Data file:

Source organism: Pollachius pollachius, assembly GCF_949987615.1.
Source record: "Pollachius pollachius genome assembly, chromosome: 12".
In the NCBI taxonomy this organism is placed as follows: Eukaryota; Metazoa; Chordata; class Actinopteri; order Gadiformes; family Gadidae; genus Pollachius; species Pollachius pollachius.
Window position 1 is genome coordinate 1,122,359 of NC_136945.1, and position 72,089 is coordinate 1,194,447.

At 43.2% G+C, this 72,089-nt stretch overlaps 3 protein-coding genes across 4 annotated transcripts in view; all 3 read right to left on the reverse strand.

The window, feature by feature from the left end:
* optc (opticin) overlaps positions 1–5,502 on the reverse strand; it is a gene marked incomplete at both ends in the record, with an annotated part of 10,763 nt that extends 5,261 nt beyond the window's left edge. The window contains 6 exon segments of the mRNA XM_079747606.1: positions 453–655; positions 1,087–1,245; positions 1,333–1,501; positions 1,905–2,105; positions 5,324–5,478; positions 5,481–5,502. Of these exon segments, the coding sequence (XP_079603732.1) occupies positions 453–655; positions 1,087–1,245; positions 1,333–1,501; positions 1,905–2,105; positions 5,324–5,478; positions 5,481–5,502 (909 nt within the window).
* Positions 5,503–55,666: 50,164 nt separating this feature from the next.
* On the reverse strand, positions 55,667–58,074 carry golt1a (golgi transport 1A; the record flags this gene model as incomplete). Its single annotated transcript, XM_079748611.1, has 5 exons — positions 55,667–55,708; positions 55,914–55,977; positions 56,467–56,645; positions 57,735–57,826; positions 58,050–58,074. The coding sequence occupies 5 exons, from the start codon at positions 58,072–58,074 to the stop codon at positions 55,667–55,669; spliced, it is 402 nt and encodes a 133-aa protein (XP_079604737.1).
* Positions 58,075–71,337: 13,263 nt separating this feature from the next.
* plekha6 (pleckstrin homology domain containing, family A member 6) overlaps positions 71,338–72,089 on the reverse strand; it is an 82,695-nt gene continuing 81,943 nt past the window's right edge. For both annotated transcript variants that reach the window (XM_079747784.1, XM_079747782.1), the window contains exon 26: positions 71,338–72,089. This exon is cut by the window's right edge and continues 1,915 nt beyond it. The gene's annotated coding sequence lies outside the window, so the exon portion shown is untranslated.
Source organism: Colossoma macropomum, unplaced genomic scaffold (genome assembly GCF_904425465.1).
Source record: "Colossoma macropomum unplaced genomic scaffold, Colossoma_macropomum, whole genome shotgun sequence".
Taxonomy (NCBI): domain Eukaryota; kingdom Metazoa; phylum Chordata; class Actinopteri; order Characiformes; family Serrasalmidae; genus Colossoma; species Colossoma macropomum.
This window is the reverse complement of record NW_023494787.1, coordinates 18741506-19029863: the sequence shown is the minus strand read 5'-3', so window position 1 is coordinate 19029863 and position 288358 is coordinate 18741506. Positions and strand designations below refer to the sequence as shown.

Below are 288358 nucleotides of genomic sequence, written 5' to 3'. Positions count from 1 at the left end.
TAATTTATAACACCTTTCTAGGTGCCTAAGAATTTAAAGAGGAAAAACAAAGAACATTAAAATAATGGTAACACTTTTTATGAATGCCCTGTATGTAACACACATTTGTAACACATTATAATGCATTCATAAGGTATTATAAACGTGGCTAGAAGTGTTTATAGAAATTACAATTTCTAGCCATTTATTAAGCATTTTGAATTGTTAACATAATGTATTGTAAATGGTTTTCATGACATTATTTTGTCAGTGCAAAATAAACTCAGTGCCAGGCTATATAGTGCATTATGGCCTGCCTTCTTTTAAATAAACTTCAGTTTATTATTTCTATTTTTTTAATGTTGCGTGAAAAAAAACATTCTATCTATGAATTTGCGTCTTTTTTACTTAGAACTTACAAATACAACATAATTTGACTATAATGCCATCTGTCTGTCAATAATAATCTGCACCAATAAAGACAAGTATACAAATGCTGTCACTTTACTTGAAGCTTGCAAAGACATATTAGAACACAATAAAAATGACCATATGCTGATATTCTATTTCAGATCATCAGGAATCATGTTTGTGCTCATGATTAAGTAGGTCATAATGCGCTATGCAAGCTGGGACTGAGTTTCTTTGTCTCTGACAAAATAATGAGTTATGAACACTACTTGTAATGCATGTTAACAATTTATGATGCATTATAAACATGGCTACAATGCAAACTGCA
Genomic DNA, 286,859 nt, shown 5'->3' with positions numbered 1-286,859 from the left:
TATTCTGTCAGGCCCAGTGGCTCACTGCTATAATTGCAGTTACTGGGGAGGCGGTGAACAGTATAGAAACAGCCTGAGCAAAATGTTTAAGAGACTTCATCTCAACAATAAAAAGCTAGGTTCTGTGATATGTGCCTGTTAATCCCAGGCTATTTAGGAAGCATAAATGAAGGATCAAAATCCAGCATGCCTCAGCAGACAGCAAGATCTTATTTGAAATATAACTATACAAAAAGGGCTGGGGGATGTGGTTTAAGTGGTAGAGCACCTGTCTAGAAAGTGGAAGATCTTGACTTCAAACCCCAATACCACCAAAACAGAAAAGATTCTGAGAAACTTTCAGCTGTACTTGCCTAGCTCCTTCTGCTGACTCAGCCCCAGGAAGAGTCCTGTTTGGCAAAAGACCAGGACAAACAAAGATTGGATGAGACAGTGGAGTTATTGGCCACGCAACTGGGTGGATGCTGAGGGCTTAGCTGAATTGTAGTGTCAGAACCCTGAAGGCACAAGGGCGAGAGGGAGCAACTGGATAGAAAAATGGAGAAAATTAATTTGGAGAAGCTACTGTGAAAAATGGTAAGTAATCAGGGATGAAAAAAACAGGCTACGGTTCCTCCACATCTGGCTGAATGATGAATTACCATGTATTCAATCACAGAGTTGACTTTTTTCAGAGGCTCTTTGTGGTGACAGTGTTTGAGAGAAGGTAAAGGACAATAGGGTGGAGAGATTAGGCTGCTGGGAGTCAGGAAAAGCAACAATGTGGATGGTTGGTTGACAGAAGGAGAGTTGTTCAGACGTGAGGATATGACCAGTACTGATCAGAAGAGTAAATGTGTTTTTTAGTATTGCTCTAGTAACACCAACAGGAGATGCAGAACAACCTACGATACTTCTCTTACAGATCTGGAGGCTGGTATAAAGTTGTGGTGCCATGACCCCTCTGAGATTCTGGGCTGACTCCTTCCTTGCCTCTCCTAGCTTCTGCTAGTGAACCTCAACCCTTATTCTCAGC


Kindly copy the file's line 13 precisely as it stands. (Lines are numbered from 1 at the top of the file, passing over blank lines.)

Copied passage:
Source record: "Colossoma macropomum unplaced genomic scaffold, Colossoma_macropomum, whole genome shotgun sequence".